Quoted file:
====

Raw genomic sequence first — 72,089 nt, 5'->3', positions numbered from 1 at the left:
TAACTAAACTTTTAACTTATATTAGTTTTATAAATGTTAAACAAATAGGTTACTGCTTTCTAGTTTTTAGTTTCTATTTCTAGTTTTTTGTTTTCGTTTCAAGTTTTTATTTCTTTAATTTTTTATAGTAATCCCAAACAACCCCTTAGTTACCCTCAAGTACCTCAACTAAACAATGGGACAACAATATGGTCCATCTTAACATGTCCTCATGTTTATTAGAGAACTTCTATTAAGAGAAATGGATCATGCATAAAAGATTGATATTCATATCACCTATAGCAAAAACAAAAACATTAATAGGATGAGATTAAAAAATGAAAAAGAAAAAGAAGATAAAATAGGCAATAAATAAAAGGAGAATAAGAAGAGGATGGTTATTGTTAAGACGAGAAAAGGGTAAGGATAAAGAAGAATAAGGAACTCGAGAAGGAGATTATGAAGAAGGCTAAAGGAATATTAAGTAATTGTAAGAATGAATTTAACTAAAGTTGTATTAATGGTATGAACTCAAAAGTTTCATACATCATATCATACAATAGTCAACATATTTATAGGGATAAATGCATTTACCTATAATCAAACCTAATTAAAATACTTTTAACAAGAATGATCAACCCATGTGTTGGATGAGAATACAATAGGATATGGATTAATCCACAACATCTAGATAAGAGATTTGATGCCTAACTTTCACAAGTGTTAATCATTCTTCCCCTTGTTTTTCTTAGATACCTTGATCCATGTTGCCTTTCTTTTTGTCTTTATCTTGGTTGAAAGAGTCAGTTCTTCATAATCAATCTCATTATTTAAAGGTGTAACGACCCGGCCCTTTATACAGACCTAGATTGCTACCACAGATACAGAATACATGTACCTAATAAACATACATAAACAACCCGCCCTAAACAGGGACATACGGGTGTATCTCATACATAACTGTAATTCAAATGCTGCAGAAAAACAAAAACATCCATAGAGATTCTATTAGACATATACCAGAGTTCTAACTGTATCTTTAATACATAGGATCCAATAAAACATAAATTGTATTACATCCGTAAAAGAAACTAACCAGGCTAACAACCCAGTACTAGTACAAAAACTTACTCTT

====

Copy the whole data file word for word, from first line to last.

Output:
Raw genomic sequence first — 72,089 nt, 5'->3', positions numbered from 1 at the left:
TAACTAAACTTTTAACTTATATTAGTTTTATAAATGTTAAACAAATAGGTTACTGCTTTCTAGTTTTTAGTTTCTATTTCTAGTTTTTTGTTTTCGTTTCAAGTTTTTATTTCTTTAATTTTTTATAGTAATCCCAAACAACCCCTTAGTTACCCTCAAGTACCTCAACTAAACAATGGGACAACAATATGGTCCATCTTAACATGTCCTCATGTTTATTAGAGAACTTCTATTAAGAGAAATGGATCATGCATAAAAGATTGATATTCATATCACCTATAGCAAAAACAAAAACATTAATAGGATGAGATTAAAAAATGAAAAAGAAAAAGAAGATAAAATAGGCAATAAATAAAAGGAGAATAAGAAGAGGATGGTTATTGTTAAGACGAGAAAAGGGTAAGGATAAAGAAGAATAAGGAACTCGAGAAGGAGATTATGAAGAAGGCTAAAGGAATATTAAGTAATTGTAAGAATGAATTTAACTAAAGTTGTATTAATGGTATGAACTCAAAAGTTTCATACATCATATCATACAATAGTCAACATATTTATAGGGATAAATGCATTTACCTATAATCAAACCTAATTAAAATACTTTTAACAAGAATGATCAACCCATGTGTTGGATGAGAATACAATAGGATATGGATTAATCCACAACATCTAGATAAGAGATTTGATGCCTAACTTTCACAAGTGTTAATCATTCTTCCCCTTGTTTTTCTTAGATACCTTGATCCATGTTGCCTTTCTTTTTGTCTTTATCTTGGTTGAAAGAGTCAGTTCTTCATAATCAATCTCATTATTTAAAGGTGTAACGACCCGGCCCTTTATACAGACCTAGATTGCTACCACAGATACAGAATACATGTACCTAATAAACATACATAAACAACCCGCCCTAAACAGGGACATACGGGTGTATCTCATACATAACTGTAATTCAAATGCTGCAGAAAAACAAAAACATCCATAGAGATTCTATTAGACATATACCAGAGTTCTAACTGTATCTTTAATACATAGGATCCAATAAAACATAAATTGTATTACATCCGTAAAAGAAACTAACCAGGCTAACAACCCAGTACTAGTACAAAAACTTACTCTT